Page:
August 30, 2017, the family of Jonathan Salcido filed a tort claim — the initial phase in a $15 million law suit — seeking justice, demanding police training on de-escalation, and demanding training in assisting people with mental illness.
On the morning of May 4th, 2017, 27-year-old Salcido was scheduled to see his psychiatrist to continue treatment for a mental illness that he had lived with since age 18. When his behavior became erratic, his mother Jasmin called 911 for assistance Police officers responding to the call wrestled Jonathan to the ground and instead of helping, they handcuffed him, piled on top of him and smothered him to death before his mother’s eyes.
Family members and friends attended an emotional press conference on August 30, 2017, held in front of the Whittier Police Department. His father Gary Salcido stated, “…he was killed by the very people who were supposed to protect us.”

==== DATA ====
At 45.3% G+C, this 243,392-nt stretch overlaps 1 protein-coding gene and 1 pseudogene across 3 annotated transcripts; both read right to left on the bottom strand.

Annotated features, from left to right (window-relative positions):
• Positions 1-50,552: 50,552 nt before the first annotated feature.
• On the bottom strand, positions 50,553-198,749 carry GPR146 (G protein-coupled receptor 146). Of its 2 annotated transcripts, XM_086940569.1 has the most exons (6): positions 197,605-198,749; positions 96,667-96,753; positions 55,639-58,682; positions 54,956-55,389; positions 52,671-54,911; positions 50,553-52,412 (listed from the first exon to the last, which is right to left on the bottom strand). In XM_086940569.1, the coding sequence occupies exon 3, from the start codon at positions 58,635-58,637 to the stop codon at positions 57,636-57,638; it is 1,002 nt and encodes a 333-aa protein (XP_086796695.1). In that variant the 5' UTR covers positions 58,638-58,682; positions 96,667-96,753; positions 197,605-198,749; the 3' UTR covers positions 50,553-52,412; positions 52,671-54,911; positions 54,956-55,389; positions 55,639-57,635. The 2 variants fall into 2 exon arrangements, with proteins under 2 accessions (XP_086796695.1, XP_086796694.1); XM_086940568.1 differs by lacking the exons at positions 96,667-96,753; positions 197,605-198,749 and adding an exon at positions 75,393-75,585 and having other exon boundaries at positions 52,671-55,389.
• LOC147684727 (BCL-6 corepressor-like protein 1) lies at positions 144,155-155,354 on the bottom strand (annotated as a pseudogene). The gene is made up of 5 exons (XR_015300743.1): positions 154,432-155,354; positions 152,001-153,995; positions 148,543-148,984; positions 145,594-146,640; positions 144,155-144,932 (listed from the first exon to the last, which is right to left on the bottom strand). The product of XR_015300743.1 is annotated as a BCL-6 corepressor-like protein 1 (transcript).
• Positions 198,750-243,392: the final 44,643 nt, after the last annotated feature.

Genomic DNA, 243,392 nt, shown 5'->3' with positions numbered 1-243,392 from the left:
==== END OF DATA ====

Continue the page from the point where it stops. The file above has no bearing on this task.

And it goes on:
Jonathan’ mother said he was “a human being with hopes and dreams that needed help”.
Sister Jennifer Chavez, joined by sister Janine Carr, stated, “I’m here because I want justice for Jonathan.”
HSR attorney Dan Stormer called upon the Whittier Police Department to train its officers to de-escalate, and demanded that “the officers who took Jonathan’s life be prosecuted for their cruel excessive and unnecessary use of force” and HSR attorney Cindy Panuco stated that Jonathan’s family believed they could treat his illness, and that his death was a “heartbreaking loss of a son and a brother.”
Jonathan is listed as the 403rd person to be killed by police in the United States in 2017 (http://killedbypolice.net). Since his killing, 397 more people have died at the hands of police. Meanwhile, in a July 2017 address, President Trump told law enforcement officers, “Please don’t be too nice.”